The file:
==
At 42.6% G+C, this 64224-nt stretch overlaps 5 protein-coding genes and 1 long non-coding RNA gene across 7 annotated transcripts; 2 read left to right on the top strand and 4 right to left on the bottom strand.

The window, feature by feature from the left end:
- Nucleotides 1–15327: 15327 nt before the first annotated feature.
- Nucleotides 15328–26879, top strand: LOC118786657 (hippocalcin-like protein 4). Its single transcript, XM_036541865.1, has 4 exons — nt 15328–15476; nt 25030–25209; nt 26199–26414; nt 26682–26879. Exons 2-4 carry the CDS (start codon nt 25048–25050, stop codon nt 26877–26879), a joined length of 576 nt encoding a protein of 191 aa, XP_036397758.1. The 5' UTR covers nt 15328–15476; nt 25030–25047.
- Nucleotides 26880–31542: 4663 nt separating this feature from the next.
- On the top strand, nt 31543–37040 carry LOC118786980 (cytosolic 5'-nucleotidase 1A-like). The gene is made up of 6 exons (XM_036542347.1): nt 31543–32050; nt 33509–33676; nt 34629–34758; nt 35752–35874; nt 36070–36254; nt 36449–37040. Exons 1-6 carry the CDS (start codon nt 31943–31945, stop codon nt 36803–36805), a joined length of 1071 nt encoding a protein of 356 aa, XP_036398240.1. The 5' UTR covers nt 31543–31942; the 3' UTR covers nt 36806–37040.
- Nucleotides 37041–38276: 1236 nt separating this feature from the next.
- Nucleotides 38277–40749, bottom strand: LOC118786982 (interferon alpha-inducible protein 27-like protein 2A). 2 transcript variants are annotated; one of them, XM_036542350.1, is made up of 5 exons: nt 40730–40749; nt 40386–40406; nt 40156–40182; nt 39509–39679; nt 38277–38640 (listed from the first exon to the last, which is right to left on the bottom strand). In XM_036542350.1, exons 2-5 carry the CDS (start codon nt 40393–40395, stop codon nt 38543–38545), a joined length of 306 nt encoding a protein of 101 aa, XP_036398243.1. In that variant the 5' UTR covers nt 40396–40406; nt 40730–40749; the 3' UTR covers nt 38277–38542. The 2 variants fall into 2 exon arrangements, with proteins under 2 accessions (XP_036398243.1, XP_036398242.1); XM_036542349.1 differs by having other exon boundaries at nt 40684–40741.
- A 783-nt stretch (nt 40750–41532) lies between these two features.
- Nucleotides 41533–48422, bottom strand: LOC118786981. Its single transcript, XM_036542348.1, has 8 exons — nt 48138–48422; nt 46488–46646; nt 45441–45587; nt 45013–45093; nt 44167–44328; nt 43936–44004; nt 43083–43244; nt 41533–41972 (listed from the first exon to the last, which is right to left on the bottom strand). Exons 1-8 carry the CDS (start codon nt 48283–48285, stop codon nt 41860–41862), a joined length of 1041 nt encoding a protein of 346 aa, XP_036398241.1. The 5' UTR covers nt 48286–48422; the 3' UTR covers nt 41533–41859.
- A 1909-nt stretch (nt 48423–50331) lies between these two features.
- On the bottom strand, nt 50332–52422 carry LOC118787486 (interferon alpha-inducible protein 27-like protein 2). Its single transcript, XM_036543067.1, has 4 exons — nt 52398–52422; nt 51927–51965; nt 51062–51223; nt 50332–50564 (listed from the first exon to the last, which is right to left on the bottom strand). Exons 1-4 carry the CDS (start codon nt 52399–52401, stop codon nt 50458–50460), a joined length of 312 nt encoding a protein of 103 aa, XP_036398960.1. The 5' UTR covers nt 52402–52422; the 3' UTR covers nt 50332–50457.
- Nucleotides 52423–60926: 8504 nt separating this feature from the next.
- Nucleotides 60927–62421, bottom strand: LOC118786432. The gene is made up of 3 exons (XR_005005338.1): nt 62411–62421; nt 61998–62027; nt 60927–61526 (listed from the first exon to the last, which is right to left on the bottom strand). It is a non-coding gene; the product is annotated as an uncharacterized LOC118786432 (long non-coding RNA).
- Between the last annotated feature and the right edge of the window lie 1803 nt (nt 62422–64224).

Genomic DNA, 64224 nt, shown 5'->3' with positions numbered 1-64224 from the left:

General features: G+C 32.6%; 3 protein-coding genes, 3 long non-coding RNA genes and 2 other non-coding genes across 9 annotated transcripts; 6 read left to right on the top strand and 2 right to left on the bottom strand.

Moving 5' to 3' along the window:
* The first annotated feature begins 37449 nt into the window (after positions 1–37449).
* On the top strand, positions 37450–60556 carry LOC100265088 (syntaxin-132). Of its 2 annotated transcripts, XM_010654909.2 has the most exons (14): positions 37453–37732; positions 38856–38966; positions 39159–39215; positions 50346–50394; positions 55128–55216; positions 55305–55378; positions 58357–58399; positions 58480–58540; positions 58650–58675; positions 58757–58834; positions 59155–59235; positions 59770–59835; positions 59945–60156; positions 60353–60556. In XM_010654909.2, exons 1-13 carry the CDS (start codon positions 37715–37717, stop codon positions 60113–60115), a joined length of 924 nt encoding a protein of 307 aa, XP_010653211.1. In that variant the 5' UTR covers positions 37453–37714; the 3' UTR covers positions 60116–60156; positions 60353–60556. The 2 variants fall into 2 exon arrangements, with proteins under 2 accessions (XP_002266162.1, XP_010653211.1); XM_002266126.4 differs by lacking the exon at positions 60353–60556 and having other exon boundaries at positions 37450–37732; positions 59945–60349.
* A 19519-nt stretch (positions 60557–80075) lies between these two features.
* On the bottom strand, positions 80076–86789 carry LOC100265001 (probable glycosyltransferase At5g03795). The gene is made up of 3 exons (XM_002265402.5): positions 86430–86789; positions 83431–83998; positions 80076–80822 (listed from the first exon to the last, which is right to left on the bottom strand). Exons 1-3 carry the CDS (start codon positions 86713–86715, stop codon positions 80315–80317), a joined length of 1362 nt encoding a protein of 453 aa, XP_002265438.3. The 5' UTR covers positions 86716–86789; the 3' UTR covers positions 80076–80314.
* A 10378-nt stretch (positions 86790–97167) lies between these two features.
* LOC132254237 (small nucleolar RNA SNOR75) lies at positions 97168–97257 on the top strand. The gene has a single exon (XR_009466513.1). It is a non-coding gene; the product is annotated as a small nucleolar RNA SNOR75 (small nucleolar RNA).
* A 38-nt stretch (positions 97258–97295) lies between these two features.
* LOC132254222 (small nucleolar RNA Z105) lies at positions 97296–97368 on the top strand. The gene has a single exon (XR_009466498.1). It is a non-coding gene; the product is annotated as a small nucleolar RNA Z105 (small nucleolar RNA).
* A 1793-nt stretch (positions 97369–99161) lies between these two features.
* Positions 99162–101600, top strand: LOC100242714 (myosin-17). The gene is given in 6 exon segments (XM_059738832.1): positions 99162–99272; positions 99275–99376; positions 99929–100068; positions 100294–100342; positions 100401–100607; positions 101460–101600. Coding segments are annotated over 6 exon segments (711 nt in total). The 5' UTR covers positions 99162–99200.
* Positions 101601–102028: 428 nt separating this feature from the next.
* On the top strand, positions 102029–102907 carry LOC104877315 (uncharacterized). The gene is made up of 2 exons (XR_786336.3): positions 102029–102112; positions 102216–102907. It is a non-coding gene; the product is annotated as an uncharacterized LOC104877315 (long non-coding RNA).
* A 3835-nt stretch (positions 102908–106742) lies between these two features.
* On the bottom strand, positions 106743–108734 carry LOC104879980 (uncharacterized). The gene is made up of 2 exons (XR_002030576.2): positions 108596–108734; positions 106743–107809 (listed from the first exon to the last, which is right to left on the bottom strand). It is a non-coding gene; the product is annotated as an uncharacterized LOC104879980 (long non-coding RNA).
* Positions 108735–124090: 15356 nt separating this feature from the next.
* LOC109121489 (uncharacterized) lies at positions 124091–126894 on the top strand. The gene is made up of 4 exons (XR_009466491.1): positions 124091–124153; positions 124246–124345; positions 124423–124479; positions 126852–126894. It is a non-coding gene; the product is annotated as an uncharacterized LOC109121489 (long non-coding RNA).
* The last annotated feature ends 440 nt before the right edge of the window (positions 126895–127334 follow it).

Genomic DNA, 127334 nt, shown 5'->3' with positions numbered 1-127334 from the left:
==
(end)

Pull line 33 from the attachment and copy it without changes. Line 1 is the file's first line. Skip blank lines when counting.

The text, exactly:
* Positions 108735–124090: 15356 nt separating this feature from the next.